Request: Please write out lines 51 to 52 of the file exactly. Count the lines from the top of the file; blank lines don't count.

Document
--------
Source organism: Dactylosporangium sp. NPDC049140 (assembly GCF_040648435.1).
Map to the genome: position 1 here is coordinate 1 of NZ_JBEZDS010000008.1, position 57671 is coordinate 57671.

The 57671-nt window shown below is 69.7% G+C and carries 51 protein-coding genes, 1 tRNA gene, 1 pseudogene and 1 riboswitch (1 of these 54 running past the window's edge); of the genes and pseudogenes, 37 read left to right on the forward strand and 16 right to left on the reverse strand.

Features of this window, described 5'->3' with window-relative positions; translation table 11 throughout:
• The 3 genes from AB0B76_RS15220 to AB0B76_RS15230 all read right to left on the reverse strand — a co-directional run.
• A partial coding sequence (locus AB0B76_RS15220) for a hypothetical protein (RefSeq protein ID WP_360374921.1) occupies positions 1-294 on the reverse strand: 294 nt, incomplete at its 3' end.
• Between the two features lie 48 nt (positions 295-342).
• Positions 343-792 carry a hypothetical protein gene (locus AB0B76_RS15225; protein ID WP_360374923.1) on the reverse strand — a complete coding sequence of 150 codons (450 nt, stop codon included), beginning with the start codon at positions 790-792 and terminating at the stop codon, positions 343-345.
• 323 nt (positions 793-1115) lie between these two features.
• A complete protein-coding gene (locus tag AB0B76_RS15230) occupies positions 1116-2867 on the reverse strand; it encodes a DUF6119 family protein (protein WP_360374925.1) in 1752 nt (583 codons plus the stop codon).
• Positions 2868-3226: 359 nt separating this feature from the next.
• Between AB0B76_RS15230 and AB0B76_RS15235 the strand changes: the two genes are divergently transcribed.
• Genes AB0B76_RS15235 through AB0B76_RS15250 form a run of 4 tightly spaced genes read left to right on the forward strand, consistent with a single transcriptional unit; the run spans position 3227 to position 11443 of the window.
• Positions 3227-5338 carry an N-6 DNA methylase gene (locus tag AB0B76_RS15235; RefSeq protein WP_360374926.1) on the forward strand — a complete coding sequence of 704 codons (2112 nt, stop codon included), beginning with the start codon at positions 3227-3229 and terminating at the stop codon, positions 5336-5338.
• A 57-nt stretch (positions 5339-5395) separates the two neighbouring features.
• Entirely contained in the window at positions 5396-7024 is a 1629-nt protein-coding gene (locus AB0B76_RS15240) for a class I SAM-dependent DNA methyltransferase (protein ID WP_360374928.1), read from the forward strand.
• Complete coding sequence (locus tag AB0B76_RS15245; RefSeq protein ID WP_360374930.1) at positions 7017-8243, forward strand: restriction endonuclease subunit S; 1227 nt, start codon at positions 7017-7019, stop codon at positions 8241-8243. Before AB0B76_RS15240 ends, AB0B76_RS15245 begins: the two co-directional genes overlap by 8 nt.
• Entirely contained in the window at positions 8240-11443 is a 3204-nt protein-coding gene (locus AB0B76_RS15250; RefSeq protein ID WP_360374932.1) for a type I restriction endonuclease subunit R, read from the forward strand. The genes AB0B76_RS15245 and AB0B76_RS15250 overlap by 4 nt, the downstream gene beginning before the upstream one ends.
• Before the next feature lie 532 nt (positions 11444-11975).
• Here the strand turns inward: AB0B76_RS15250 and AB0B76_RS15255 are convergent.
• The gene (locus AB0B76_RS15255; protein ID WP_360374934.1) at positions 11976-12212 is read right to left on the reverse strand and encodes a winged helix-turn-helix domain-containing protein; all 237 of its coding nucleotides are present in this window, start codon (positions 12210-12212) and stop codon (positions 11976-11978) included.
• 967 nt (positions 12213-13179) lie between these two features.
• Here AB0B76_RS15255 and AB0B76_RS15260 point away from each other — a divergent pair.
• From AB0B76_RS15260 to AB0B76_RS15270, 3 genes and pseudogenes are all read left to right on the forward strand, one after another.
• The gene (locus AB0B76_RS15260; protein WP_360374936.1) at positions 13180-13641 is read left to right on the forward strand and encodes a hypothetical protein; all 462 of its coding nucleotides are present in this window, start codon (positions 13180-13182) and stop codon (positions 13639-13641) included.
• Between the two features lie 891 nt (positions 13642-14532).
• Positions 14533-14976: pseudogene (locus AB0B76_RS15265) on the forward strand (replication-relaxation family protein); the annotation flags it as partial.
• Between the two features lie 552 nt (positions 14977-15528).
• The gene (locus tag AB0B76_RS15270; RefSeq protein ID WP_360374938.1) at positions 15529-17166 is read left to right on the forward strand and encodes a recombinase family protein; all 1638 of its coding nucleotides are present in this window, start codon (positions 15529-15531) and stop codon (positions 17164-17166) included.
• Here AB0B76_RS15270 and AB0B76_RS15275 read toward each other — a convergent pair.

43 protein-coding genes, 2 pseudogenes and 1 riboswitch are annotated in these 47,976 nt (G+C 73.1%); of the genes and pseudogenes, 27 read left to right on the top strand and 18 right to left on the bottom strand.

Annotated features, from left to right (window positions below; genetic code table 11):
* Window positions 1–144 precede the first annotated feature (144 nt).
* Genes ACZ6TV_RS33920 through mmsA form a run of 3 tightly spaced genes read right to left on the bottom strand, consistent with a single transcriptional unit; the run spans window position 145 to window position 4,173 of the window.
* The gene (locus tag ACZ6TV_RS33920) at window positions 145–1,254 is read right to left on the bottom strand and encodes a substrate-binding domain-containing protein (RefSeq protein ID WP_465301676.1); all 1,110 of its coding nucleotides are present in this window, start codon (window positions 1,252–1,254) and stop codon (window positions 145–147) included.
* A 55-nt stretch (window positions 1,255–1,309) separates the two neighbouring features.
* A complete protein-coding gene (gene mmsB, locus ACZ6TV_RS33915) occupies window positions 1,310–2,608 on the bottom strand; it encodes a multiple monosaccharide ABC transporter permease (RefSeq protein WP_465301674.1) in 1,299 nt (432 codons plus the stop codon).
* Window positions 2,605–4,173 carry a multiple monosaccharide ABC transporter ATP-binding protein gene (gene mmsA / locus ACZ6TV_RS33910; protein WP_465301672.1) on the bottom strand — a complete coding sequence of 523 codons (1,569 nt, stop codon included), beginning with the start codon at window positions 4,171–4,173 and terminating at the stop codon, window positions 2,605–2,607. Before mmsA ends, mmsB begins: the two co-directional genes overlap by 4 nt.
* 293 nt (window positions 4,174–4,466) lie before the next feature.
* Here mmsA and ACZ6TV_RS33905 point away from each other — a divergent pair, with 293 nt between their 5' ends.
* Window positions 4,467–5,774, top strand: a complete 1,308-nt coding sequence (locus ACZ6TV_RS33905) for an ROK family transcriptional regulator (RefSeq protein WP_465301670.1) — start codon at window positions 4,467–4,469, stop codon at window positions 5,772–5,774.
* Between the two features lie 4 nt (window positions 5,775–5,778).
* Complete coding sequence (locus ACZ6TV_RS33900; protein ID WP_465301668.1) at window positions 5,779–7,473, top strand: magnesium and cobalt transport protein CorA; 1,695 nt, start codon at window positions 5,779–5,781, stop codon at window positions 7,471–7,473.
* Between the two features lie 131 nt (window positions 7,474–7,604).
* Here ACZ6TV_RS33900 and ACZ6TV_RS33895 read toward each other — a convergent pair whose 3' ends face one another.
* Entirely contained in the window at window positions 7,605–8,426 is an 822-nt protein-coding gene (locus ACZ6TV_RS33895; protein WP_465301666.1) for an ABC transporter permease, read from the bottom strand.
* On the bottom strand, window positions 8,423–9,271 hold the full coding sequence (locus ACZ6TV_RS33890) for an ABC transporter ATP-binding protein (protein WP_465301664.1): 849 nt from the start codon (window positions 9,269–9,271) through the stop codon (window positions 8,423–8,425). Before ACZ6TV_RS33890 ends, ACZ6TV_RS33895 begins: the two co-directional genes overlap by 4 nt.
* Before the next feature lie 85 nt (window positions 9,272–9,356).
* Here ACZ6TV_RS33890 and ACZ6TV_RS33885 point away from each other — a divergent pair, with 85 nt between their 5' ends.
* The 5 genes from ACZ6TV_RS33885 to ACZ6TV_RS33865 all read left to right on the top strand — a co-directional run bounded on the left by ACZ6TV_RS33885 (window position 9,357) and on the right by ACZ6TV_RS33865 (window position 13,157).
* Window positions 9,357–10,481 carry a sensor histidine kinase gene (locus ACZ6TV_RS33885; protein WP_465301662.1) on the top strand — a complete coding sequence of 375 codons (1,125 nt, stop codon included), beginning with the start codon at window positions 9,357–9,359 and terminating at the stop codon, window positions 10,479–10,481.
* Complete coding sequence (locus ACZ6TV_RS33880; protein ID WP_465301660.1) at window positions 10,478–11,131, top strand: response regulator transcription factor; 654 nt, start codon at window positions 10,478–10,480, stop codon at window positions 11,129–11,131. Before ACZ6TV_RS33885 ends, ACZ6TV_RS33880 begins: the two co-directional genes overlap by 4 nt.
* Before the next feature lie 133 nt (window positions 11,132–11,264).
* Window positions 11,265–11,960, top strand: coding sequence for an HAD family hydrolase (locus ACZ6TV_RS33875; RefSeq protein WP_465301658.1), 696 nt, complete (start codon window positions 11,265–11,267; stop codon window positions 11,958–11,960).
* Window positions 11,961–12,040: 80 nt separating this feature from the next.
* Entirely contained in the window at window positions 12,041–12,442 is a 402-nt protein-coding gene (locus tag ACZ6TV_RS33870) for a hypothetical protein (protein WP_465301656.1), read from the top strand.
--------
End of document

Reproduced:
* Window positions 9,357–10,481 carry a sensor histidine kinase gene (locus ACZ6TV_RS33885; protein WP_465301662.1) on the top strand — a complete coding sequence of 375 codons (1,125 nt, stop codon included), beginning with the start codon at window positions 9,357–9,359 and terminating at the stop codon, window positions 10,479–10,481.
* Complete coding sequence (locus ACZ6TV_RS33880; protein ID WP_465301660.1) at window positions 10,478–11,131, top strand: response regulator transcription factor; 654 nt, start codon at window positions 10,478–10,480, stop codon at window positions 11,129–11,131. Before ACZ6TV_RS33885 ends, ACZ6TV_RS33880 begins: the two co-directional genes overlap by 4 nt.